A comparison of 1-km resolution Suomi NPP VIIRS 3.74 µm and 4-km resolution GOES-13 3.9 µm shortwave IR images just after 07 UTC or 2 AM local time (below) demonstrated the advantage of higher spatial resolution for detecting not only the locations of many of the smaller fire hot spots, but also for providing a more accurate value of the intensity of the larger, hotter fires; in this case, the highest IR brightness temperature of the larger fire northwest of Emporia on the VIIRS image was 50.5º C (red color enhancement), compared to only 22.5º C (darker black color enhancement) on the GOES-13 image.

Suomi NPP VIIRS 3.74 µm and GOES-13 3.9 µm shortwave IR images

Suomi NPP VIIRS 3.74 µm and GOES-13 3.9 µm shortwave IR images

Since these fires were burning at night, they also exhibited bright signatures on the 0.7 µm Suomi NPP VIIRS Day/Night Band (DNB) image; lights from cities and towns also appeared as bright spots on the DNB image, but a comparison with the corresponding VIIRS 3.74 µm shortwave IR image helped to identify which could be attributed to actively burning fires (below).

Suomi NPP VIIRS 0.7 µm Day/Night Band and 3.74 µm shortwave IR images

Suomi NPP VIIRS 0.7 µm Day/Night Band and 3.74 µm shortwave IR images

As mentioned above, high cirrus clouds moving over the region later in the night made fire hot spot identification more difficult on the 4-km resolution GOES-13 shortwave IR imagery. However, a 1-km resolution POES AVHRR 3.74 µm shortwave IR image at 11:50 UTC or 6:50 AM local time (below) was able to detect a number of fire hot spots (darker black pixels) through the cirrus cloud features.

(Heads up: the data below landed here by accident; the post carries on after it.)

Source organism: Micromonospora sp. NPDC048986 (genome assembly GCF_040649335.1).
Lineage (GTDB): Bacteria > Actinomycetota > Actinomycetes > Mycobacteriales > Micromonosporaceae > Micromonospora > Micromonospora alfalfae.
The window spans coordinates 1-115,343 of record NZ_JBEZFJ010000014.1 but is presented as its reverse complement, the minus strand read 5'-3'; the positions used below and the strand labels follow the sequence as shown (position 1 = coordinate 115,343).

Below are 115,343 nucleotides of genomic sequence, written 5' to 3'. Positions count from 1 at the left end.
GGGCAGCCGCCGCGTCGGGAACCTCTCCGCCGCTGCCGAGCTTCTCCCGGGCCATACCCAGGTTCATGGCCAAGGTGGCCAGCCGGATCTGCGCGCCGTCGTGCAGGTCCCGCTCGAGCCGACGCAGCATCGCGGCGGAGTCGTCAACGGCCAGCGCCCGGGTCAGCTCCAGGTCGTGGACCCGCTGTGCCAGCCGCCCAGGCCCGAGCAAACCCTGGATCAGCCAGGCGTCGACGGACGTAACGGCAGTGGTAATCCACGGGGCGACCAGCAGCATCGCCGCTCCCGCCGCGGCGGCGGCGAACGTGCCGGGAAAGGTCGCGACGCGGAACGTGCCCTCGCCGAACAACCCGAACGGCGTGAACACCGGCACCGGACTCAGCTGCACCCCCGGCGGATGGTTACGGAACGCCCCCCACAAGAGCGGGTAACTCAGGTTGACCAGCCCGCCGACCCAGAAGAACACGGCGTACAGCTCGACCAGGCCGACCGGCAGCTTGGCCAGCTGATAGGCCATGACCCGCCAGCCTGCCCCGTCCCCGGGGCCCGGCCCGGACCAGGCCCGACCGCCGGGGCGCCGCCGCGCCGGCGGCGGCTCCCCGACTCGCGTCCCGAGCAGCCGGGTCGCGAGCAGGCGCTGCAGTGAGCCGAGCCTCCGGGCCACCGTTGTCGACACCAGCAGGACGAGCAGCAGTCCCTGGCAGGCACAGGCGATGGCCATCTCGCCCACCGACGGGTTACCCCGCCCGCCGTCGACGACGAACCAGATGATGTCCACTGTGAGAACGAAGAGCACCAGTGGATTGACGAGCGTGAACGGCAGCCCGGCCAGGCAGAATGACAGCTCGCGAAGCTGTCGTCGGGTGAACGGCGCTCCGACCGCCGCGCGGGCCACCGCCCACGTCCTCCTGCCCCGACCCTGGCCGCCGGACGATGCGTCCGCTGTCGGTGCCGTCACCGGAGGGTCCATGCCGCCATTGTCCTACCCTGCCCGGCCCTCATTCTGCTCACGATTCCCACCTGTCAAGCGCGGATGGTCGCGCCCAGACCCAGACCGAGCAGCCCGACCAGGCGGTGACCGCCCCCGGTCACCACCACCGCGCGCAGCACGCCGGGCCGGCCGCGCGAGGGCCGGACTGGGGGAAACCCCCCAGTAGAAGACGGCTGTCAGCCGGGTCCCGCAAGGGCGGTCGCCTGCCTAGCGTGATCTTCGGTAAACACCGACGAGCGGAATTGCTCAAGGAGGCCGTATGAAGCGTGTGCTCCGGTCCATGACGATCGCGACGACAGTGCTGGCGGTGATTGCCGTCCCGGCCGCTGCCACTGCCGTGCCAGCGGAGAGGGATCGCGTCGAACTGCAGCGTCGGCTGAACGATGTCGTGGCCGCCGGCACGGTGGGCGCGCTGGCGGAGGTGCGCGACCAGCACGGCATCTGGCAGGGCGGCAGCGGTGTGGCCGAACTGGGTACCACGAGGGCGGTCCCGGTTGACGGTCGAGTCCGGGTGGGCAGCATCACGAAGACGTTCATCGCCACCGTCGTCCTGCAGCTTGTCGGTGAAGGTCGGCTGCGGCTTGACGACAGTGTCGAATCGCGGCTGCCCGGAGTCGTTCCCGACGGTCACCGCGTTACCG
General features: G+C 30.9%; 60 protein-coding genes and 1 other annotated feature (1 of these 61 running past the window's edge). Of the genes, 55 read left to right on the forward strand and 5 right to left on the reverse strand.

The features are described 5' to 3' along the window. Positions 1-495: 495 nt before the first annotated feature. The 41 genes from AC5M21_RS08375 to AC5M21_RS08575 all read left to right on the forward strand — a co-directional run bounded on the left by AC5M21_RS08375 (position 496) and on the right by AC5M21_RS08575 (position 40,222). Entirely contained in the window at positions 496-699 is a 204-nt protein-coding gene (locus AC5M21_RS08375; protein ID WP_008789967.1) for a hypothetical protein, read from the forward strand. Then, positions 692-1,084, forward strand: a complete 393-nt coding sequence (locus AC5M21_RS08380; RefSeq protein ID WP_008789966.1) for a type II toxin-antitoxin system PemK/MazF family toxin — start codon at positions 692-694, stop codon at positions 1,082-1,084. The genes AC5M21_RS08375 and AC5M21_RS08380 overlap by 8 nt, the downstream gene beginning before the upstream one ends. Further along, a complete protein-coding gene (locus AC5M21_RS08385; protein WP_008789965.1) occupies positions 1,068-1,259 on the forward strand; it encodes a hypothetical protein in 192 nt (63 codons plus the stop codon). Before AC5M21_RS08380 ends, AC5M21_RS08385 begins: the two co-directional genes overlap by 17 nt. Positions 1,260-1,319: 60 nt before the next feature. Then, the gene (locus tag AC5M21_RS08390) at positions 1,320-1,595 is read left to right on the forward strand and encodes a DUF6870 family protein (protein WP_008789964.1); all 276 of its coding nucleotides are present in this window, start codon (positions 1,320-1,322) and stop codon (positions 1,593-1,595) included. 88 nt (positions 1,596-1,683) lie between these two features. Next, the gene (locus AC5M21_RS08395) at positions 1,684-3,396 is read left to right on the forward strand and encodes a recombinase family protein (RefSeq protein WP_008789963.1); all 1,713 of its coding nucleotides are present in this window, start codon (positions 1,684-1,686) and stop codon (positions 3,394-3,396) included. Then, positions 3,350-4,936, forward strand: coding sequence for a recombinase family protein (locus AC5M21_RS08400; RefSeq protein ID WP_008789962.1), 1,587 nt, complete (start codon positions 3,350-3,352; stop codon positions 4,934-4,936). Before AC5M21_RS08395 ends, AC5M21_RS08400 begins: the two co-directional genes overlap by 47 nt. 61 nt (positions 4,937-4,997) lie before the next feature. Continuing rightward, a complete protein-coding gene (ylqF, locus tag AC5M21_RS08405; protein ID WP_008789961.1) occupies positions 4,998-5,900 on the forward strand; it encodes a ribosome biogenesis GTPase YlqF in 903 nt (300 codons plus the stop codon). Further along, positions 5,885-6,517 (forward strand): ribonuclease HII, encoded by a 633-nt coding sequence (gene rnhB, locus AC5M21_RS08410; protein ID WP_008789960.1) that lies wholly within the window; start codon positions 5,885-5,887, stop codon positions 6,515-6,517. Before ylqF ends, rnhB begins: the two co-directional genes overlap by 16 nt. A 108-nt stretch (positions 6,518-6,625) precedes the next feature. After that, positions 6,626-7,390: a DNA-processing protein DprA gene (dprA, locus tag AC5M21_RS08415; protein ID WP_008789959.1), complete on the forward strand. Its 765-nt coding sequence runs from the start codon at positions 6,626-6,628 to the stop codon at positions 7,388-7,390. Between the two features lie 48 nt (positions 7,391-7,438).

POES AVHRR 3.74 µm shortwave IR image

POES AVHRR 3.74 µm shortwave IR image

Tehuano wind event

April 8th, 2014
GOES-13 0.63 µm visible channel images (click to play animation)

GOES-13 0.63 µm visible channel images (click to play animation)

As we have seen a number of times during the Winter 2013/2014 season, another strong Tehuano wind event occurred on 08 April 2014. McIDAS images of GOES-13 0.63 µm visible channel data (above; click image to play animation) showed distinct arc clouds marking the leading edge of 2 pulses of gap winds emerging southward over the Gulf of Tehuantepec. The second (later) pulse of gap winds appeared to be stronger, and transported plumes of blowing dust to the south.

A timely overpass of a Metop polar-orbiting satellite provided ASCAT surface scaterometer winds which showed the fanning out of the Tehuano flow at 16:20 UTC (below). An advisory for the development of Storm Force winds had been issued by the NOAA Ocean Prediction Center for the Gulf of Tehuantepec.

GOES-13 10.7 µm IR image with Metop ASCAT surface scatterometer winds

GOES-13 10.7 µm IR image with Metop ASCAT surface scatterometer winds

MADIS 1-hour interval satellite winds (below; click image to play animation) tracked the velocity of the arc cloud and dust plumes during the day, which were moving at speeds up to 30 knots.

GOES-13 10.7 µm IR images with MADIS 1-hour satellite winds (click to play animation)

GOES-13 10.7 µm IR images with MADIS 1-hour satellite winds (click to play animation)

Past cases of well-defined Tehuano wind events can be found here.